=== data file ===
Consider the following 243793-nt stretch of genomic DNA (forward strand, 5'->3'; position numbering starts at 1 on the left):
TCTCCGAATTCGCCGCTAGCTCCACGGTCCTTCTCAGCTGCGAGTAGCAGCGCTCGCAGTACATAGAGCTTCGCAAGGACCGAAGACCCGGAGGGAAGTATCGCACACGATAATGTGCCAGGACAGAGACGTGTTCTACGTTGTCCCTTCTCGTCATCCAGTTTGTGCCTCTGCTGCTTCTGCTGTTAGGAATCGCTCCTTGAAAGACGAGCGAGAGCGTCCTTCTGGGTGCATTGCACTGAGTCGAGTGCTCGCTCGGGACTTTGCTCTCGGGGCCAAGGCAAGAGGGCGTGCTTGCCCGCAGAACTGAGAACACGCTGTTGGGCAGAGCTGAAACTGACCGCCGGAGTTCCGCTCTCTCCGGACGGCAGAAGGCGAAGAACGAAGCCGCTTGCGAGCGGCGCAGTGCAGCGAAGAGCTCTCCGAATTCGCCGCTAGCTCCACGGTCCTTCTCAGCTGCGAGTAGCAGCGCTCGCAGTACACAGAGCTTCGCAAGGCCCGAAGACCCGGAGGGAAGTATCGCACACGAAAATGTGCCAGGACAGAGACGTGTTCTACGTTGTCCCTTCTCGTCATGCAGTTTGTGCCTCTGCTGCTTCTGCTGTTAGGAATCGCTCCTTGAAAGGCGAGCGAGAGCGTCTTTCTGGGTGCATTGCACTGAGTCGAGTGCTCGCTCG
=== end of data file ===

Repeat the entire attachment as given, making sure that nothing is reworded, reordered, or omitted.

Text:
Consider the following 243793-nt stretch of genomic DNA (forward strand, 5'->3'; position numbering starts at 1 on the left):
TCTCCGAATTCGCCGCTAGCTCCACGGTCCTTCTCAGCTGCGAGTAGCAGCGCTCGCAGTACATAGAGCTTCGCAAGGACCGAAGACCCGGAGGGAAGTATCGCACACGATAATGTGCCAGGACAGAGACGTGTTCTACGTTGTCCCTTCTCGTCATCCAGTTTGTGCCTCTGCTGCTTCTGCTGTTAGGAATCGCTCCTTGAAAGACGAGCGAGAGCGTCCTTCTGGGTGCATTGCACTGAGTCGAGTGCTCGCTCGGGACTTTGCTCTCGGGGCCAAGGCAAGAGGGCGTGCTTGCCCGCAGAACTGAGAACACGCTGTTGGGCAGAGCTGAAACTGACCGCCGGAGTTCCGCTCTCTCCGGACGGCAGAAGGCGAAGAACGAAGCCGCTTGCGAGCGGCGCAGTGCAGCGAAGAGCTCTCCGAATTCGCCGCTAGCTCCACGGTCCTTCTCAGCTGCGAGTAGCAGCGCTCGCAGTACACAGAGCTTCGCAAGGCCCGAAGACCCGGAGGGAAGTATCGCACACGAAAATGTGCCAGGACAGAGACGTGTTCTACGTTGTCCCTTCTCGTCATGCAGTTTGTGCCTCTGCTGCTTCTGCTGTTAGGAATCGCTCCTTGAAAGGCGAGCGAGAGCGTCTTTCTGGGTGCATTGCACTGAGTCGAGTGCTCGCTCG